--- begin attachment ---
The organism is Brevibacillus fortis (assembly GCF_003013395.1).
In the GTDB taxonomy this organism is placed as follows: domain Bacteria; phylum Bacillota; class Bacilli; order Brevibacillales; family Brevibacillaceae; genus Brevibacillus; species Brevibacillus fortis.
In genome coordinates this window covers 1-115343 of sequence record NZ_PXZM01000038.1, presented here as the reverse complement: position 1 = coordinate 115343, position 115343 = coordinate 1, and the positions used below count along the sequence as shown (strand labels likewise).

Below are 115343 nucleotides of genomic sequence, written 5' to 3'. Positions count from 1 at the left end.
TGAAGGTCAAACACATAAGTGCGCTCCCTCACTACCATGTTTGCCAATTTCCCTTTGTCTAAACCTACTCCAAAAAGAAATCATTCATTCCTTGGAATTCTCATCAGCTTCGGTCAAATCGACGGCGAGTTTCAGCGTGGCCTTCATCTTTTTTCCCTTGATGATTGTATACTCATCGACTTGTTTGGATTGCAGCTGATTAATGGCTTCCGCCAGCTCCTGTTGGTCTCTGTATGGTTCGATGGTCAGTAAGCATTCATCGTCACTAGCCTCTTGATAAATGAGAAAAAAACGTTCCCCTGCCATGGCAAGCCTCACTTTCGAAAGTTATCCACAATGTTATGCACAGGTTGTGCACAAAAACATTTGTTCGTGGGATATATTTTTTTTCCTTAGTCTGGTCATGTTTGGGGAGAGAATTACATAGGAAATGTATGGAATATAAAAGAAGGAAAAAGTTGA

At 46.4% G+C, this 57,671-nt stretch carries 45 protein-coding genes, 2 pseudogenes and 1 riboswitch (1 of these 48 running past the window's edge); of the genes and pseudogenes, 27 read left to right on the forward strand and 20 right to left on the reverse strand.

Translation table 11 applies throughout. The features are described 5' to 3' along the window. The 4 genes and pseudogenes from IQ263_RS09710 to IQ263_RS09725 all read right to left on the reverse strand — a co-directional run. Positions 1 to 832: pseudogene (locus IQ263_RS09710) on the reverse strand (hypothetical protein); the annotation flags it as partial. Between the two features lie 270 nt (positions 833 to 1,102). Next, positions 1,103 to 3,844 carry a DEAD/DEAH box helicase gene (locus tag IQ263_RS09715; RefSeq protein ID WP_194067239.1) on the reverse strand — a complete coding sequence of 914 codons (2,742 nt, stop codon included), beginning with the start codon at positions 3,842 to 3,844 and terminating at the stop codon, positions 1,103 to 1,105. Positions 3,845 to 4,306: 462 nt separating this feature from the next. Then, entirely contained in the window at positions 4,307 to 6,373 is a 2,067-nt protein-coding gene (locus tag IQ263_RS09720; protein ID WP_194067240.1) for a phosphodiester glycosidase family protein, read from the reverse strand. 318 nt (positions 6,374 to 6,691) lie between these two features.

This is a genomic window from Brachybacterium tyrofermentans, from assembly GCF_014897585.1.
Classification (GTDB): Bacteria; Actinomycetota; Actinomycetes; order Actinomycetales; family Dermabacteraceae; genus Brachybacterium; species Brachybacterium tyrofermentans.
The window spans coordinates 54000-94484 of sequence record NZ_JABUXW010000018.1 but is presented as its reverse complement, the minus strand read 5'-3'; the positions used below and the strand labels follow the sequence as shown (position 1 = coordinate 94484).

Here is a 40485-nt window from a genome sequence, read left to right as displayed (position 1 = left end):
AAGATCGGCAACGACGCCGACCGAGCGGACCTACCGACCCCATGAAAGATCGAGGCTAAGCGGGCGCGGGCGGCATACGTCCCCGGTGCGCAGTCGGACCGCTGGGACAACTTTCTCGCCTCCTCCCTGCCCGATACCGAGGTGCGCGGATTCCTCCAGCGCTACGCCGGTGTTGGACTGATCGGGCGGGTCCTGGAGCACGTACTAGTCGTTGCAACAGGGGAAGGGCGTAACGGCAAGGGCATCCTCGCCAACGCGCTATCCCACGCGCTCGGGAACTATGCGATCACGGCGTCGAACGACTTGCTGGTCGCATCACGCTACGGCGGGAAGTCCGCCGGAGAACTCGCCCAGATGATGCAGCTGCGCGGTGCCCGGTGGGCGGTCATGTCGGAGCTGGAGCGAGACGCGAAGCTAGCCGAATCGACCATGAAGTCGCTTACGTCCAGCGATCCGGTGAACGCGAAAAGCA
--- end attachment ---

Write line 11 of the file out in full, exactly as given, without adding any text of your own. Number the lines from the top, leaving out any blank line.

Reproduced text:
Here is a 40485-nt window from a genome sequence, read left to right as displayed (position 1 = left end):